In Colossians 1:1-2, St. Paul says:
Paul, an apostle of Christ Jesus by the will of God, and Timothy our brother, to the saints and faithful brethren in Christ at Colossae: Grace to you and peace from God our Father.
The question is: why do Catholics only refer to canonized “saints” in heaven as “saints” when St. Paul seems to refer to all Christians as “saints”?
Revelation 5:8 adds:
And when [the Lamb, Jesus Christ] had taken the scroll, the four living creatures and the twenty-four elders fell down before the Lamb, each holding a harp, and with golden bowls full of incense, which are the prayers of the saints…
Here, we have “the twenty-four elders,” representing the people of God from both Old and New Covenants (12 Patriarchs + 12 apostles = “24 elders”) receiving and communicating “the prayers of the saints” ascending from earth as incense. So again, we have Christians this side of the veil referred to as “saints.”
Some Catholics will argue the term “saints” is being used in the sense of an aspiration. St. Paul wills the Colossians to be saints so he refers to them here in accordance with their ultimate calling rather than their present state. I have never found that line of reasoning to be compelling. It doesn’t seem to work for either text, especially Rev. 5:8.
But even more importantly, that doesn’t seem to jibe with Church teaching.
So what gives?
The Catholic Answer
When both Col. 1 and Rev. 5 refer to “the saints,” it seems clear they are referring to Christians who are presently “walking[ing] through the valley of the shadow of death” as the Psalmist says. At least, in some sense. But I find many among the non-Catholics I converse with regularly to be surprised when I tell them the Catholic Church acknolwedges that all of the baptized can be referred to as “saints.” CCC 1475 says:
In the communion of saints, “a perennial link of charity exists between the faithful who have already reached their heavenly home, those who are expiating their sins in purgatory and those who are still pilgrims on earth. Between them there is, too, an abundant exchange of all good things.”
In this wonderful exchange, the holiness of one profits others, well beyond the harm that the sin of one could cause others. Thus recourse to the communion of saints lets the contrite sinner be more promptly and efficaciously purified of the punishments for sin.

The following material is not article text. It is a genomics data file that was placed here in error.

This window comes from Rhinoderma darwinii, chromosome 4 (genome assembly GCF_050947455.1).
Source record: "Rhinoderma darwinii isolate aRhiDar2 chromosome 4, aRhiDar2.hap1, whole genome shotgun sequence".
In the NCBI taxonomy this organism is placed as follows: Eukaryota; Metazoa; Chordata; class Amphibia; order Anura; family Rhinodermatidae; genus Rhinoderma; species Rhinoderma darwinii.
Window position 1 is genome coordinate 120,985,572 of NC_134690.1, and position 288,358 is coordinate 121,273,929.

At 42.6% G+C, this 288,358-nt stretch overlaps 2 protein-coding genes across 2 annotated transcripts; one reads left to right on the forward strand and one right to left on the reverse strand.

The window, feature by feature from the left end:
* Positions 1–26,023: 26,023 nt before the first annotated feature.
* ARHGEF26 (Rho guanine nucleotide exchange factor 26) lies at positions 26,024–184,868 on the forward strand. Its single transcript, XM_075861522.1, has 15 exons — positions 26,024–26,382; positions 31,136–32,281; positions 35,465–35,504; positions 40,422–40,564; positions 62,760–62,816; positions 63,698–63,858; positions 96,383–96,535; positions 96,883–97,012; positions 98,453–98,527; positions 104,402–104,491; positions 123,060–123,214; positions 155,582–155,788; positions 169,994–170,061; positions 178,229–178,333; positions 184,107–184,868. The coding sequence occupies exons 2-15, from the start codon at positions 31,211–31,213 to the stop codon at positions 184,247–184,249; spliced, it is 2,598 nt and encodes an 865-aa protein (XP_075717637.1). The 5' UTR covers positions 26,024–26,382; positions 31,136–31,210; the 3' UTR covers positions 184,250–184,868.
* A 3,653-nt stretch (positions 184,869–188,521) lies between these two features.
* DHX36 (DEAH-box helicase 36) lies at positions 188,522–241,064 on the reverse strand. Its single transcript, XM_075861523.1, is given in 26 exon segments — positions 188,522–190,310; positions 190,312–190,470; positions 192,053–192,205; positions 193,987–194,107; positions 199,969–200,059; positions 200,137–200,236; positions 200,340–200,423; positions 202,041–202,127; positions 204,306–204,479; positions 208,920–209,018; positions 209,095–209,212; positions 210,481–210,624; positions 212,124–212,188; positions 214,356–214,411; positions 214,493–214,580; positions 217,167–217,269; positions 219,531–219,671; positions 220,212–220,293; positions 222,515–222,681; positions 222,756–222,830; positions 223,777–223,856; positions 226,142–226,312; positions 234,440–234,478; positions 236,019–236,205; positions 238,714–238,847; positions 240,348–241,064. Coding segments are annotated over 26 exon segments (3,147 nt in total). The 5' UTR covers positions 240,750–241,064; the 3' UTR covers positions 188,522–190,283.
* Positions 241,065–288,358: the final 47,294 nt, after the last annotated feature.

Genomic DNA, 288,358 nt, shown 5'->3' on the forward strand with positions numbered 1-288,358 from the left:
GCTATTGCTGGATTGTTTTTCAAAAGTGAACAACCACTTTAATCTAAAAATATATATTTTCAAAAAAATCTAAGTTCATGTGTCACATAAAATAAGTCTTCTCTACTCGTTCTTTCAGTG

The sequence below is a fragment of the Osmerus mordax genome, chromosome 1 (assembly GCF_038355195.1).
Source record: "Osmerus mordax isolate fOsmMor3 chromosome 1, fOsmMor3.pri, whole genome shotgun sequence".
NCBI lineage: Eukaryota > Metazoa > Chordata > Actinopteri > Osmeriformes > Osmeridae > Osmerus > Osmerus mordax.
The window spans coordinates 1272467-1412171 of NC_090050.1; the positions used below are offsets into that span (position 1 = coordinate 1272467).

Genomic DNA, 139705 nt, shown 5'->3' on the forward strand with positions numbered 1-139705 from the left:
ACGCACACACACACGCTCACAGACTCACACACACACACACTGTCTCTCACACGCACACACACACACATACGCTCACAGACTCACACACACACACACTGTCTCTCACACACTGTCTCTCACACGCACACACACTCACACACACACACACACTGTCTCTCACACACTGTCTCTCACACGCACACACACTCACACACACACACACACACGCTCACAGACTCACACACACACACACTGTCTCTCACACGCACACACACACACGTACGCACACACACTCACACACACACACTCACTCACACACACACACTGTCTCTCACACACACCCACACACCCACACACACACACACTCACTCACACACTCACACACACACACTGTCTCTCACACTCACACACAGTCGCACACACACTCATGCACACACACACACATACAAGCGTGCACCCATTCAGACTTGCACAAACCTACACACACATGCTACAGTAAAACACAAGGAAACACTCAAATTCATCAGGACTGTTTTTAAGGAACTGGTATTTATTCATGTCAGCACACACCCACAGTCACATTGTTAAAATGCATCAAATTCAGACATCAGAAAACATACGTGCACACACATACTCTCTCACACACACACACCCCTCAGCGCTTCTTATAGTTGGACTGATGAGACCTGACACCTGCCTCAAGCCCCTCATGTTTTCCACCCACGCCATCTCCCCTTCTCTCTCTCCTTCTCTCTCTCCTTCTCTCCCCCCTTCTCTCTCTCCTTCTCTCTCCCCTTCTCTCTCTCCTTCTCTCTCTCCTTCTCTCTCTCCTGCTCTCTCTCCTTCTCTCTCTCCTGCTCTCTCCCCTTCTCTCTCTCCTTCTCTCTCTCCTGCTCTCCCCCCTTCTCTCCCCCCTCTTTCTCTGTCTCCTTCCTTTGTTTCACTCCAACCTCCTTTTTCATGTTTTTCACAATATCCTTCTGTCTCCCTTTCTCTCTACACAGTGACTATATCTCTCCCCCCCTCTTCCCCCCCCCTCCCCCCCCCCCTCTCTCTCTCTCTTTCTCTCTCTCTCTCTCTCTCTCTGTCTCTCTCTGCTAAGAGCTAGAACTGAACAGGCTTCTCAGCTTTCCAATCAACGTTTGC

CCC 946-948 makes it even more clear that all of God’s faithful can be referred to as “saints.”
After confessing “the holy catholic Church,” the Apostles’ Creed adds “the communion of saints.” In a certain sense this article is a further explanation of the preceding: “What is the Church if not the assembly of all the saints?” The communion of saints is the Church…
(948) The term “communion of saints” therefore has two closely linked meanings: communion in holy things (sancta)” and “among holy persons (sancti).”
“Sancti,” by the way, means “saints,” or “holy ones.”
The Catechism then continues:
Sancta sanctis! (“God’s holy gifts for God’s holy people”) is proclaimed by the celebrant in most Eastern liturgies during the elevation of the holy Gifts before the distribution of communion. The faithful (sancti) are fed by Christ’s holy body and blood (sancta) to grow in communion of the Holy Spirit (koinonia) and to communicate it to the world.
So now the question becomes: “Then why do Catholics refer to canonized ‘saints’ as ‘saints,’ but not one another this side of the veil? This seems to be a contradiction.”
The Clarity of Scripture
I find St. Paul himself to be the best place to go for the answer to this question. In Col. 1:1-2, as I said above, St. Paul definitively refers to all of the faithful at Colossae as “saints.” And I should note here that the Greek word for “saints” (hagioi) is comparable to “sancti” in Latin. It simply means, “sanctified, set apart, or holy.” It means “saints.”
From a Catholic perspective, we would say of course St. Paul would refer to these Christians, and by allusion, all Christians, in this way because “being set apart and made holy” is precisely what baptism accomplishes in the life of every Christian. We “have been baptized into Christ Jesus” (Romans 6:3) who is the source of all holiness.
But here’s the rub.
The Catholic Church also acknowledges what Col. 1:12 says,:
Giving thanks to the Father, who has qualified us to share in the inheritance of the saints in light.
The Greek word for “share” in this text is merida, which means “to partake in part or a portion.” According to St. Paul, “the saints” on earth partake in part in what “the saints” in heaven possess in fullness. Thus, it is fitting that the Catholic Church reserves the title of “saint” to those she has declared to be in heaven. They alone (“the saints” in heaven) possess sainthood, if you will, in its fullness.
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